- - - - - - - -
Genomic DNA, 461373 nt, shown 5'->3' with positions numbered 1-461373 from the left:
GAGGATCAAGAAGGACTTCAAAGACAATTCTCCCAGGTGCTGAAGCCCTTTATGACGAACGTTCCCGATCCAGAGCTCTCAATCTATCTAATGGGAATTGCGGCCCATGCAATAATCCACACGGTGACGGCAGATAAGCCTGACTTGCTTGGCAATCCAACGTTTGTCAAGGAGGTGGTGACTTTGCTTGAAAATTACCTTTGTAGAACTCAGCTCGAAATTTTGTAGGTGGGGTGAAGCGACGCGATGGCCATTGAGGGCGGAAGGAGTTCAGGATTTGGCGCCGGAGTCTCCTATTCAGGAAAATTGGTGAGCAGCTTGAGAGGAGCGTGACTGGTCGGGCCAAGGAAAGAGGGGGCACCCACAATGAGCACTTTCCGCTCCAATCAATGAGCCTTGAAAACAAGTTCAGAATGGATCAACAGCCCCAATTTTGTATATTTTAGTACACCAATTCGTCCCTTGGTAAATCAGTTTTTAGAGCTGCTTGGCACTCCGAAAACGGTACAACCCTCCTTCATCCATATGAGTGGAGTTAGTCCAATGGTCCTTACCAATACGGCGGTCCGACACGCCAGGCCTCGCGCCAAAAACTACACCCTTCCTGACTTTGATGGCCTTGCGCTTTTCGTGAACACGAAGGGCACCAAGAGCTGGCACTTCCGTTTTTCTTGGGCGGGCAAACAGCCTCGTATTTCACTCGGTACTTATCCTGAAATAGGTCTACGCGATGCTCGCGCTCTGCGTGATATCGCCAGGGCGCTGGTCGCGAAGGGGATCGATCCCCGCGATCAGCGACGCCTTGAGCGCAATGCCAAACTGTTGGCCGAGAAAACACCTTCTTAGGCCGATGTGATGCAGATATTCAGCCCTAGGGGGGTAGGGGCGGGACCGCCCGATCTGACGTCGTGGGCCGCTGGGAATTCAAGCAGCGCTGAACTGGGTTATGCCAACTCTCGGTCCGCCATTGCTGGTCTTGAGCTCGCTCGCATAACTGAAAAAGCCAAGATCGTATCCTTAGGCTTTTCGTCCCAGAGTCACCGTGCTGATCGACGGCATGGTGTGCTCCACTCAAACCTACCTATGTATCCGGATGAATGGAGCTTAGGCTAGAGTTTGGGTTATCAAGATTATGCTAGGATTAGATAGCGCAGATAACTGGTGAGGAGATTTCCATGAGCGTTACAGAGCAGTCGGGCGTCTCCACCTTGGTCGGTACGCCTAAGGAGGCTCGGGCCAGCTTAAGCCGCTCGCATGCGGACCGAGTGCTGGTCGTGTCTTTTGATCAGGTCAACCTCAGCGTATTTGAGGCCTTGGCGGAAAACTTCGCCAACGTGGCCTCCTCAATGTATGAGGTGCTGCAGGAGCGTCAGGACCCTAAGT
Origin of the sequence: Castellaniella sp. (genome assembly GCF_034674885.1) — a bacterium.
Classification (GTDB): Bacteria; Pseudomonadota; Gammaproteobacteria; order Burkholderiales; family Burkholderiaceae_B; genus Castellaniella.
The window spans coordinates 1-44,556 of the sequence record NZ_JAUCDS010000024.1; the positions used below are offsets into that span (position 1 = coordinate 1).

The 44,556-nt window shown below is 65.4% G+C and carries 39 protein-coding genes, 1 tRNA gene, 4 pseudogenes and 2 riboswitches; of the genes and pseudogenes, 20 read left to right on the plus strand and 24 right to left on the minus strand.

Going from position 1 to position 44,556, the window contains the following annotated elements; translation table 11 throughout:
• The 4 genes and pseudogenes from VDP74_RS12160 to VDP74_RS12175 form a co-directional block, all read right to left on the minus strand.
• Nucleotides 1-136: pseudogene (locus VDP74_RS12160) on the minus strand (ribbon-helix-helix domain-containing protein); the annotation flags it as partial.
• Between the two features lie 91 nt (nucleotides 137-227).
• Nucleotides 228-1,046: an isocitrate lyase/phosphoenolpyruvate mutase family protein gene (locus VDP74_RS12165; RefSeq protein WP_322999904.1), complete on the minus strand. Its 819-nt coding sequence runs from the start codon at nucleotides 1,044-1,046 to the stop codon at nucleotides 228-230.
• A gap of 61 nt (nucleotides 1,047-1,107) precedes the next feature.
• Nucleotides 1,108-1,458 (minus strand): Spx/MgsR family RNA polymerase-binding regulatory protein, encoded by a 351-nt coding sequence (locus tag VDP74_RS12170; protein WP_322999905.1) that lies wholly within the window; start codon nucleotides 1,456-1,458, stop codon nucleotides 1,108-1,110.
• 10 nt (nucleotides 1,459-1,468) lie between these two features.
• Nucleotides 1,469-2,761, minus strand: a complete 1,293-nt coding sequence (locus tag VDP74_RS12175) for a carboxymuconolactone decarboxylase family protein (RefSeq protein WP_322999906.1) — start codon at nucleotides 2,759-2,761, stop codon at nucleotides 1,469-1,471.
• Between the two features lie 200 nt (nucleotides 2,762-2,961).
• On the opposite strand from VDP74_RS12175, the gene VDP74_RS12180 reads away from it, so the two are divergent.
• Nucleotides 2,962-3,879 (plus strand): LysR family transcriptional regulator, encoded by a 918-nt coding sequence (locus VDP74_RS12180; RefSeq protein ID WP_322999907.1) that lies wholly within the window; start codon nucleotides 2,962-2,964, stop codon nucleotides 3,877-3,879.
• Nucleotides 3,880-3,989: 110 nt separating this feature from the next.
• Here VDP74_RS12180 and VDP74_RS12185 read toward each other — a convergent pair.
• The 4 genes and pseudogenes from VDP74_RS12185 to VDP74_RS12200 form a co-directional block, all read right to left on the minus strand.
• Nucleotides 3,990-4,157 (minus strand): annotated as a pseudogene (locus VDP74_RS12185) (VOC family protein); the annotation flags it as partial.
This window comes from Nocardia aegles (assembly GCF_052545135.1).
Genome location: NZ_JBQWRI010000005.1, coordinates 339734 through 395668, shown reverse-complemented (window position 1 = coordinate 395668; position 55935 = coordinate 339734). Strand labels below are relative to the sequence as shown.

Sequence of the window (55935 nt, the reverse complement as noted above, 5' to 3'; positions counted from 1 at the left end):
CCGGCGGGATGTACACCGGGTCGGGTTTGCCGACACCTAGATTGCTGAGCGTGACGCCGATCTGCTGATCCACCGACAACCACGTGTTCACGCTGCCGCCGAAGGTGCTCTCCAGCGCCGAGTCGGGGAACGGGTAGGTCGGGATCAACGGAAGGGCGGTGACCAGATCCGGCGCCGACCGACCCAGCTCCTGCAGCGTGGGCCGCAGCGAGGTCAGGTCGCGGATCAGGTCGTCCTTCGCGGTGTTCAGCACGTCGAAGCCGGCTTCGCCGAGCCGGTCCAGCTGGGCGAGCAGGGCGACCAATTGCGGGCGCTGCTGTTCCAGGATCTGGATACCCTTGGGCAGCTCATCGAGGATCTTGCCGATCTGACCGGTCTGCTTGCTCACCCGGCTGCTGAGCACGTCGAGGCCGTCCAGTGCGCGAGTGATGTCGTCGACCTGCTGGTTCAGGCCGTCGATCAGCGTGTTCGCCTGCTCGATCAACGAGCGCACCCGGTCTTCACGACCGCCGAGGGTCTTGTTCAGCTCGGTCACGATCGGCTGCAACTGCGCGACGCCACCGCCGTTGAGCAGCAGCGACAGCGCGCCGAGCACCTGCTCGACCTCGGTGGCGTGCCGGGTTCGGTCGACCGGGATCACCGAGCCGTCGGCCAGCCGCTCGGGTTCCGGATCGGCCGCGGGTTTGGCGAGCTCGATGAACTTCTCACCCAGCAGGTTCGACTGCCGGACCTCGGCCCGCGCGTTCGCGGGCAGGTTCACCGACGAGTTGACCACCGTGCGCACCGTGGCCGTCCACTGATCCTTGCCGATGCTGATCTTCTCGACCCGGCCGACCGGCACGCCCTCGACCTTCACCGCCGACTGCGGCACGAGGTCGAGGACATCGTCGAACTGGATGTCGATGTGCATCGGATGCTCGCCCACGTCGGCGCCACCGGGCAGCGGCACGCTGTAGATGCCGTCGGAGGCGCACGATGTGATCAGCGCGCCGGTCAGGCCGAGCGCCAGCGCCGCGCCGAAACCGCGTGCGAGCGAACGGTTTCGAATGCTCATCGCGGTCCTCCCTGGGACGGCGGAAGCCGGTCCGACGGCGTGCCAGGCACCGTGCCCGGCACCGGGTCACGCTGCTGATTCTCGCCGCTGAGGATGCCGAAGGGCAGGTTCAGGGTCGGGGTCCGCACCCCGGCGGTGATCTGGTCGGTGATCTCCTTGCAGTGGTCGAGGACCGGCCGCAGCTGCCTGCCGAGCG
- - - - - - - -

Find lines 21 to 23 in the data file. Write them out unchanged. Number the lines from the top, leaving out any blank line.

• The 4 genes and pseudogenes from VDP74_RS12185 to VDP74_RS12200 form a co-directional block, all read right to left on the minus strand.
• Nucleotides 3,990-4,157 (minus strand): annotated as a pseudogene (locus VDP74_RS12185) (VOC family protein); the annotation flags it as partial.
This window comes from Nocardia aegles (assembly GCF_052545135.1).